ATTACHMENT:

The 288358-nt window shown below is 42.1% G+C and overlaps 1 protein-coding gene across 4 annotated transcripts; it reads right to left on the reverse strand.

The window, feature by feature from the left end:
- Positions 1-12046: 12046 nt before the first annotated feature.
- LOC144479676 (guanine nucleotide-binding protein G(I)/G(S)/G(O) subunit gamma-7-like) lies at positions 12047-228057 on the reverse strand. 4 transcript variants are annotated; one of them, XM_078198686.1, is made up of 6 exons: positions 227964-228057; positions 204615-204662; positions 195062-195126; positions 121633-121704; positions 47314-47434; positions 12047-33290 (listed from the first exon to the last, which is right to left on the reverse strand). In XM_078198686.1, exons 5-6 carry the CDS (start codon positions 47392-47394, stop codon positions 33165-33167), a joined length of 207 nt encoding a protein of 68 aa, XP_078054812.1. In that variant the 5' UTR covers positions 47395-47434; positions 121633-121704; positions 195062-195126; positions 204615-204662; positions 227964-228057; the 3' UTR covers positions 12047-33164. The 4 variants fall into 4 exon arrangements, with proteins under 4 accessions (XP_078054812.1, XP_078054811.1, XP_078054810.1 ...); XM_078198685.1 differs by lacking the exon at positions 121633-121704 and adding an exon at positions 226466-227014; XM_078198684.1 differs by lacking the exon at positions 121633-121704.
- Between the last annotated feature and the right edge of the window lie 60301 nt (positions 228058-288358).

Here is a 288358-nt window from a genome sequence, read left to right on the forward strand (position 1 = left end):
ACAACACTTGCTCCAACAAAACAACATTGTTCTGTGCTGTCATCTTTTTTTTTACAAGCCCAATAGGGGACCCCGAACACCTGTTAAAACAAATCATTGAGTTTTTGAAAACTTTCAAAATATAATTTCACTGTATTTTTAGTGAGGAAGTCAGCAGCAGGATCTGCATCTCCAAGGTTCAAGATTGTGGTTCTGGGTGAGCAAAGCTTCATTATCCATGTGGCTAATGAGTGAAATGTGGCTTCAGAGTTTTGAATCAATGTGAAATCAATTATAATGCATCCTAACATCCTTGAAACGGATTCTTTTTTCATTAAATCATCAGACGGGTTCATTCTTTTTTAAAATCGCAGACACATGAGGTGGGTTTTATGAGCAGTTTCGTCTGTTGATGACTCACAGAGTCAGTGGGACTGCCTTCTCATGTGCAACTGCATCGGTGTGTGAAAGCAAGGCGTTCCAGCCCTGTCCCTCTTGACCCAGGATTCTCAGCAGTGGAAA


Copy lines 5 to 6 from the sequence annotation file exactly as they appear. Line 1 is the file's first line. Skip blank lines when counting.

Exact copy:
- Between the last annotated feature and the right edge of the window lie 60301 nt (positions 228058-288358).

Here is a 288358-nt window from a genome sequence, read left to right on the forward strand (position 1 = left end):